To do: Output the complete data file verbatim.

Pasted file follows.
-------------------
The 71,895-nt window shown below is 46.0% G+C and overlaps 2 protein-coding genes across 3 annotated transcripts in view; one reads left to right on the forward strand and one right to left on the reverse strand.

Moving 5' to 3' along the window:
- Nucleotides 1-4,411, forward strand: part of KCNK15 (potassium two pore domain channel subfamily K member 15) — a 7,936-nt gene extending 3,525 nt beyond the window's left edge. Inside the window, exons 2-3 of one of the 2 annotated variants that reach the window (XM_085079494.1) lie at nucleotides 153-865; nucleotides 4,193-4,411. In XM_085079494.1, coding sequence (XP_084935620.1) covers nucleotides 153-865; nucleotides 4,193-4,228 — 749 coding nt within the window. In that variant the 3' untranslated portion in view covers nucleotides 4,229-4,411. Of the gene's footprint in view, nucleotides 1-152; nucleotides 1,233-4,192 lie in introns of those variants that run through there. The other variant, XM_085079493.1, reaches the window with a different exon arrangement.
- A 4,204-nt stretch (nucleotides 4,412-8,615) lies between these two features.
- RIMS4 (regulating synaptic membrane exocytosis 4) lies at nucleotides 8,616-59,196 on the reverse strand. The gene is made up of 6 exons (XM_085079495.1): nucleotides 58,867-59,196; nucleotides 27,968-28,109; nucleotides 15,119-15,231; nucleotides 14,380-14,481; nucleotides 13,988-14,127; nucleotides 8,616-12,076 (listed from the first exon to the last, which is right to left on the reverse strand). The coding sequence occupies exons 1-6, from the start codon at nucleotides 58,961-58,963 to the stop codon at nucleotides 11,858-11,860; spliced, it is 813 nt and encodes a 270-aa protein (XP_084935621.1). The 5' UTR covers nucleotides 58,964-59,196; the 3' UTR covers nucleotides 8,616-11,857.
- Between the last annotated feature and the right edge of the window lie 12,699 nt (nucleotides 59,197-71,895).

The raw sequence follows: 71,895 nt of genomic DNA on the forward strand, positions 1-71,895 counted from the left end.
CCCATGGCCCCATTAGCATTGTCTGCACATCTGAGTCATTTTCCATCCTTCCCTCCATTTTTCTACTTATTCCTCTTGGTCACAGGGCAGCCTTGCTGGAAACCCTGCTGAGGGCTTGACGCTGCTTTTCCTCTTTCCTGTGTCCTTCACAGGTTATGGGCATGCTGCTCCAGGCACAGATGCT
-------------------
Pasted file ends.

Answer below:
The 71,895-nt window shown below is 46.0% G+C and overlaps 2 protein-coding genes across 3 annotated transcripts in view; one reads left to right on the forward strand and one right to left on the reverse strand.

Moving 5' to 3' along the window:
- Nucleotides 1-4,411, forward strand: part of KCNK15 (potassium two pore domain channel subfamily K member 15) — a 7,936-nt gene extending 3,525 nt beyond the window's left edge. Inside the window, exons 2-3 of one of the 2 annotated variants that reach the window (XM_085079494.1) lie at nucleotides 153-865; nucleotides 4,193-4,411. In XM_085079494.1, coding sequence (XP_084935620.1) covers nucleotides 153-865; nucleotides 4,193-4,228 — 749 coding nt within the window. In that variant the 3' untranslated portion in view covers nucleotides 4,229-4,411. Of the gene's footprint in view, nucleotides 1-152; nucleotides 1,233-4,192 lie in introns of those variants that run through there. The other variant, XM_085079493.1, reaches the window with a different exon arrangement.
- A 4,204-nt stretch (nucleotides 4,412-8,615) lies between these two features.
- RIMS4 (regulating synaptic membrane exocytosis 4) lies at nucleotides 8,616-59,196 on the reverse strand. The gene is made up of 6 exons (XM_085079495.1): nucleotides 58,867-59,196; nucleotides 27,968-28,109; nucleotides 15,119-15,231; nucleotides 14,380-14,481; nucleotides 13,988-14,127; nucleotides 8,616-12,076 (listed from the first exon to the last, which is right to left on the reverse strand). The coding sequence occupies exons 1-6, from the start codon at nucleotides 58,961-58,963 to the stop codon at nucleotides 11,858-11,860; spliced, it is 813 nt and encodes a 270-aa protein (XP_084935621.1). The 5' UTR covers nucleotides 58,964-59,196; the 3' UTR covers nucleotides 8,616-11,857.
- Between the last annotated feature and the right edge of the window lie 12,699 nt (nucleotides 59,197-71,895).

The raw sequence follows: 71,895 nt of genomic DNA on the forward strand, positions 1-71,895 counted from the left end.
CCCATGGCCCCATTAGCATTGTCTGCACATCTGAGTCATTTTCCATCCTTCCCTCCATTTTTCTACTTATTCCTCTTGGTCACAGGGCAGCCTTGCTGGAAACCCTGCTGAGGGCTTGACGCTGCTTTTCCTCTTTCCTGTGTCCTTCACAGGTTATGGGCATGCTGCTCCAGGCACAGATGCT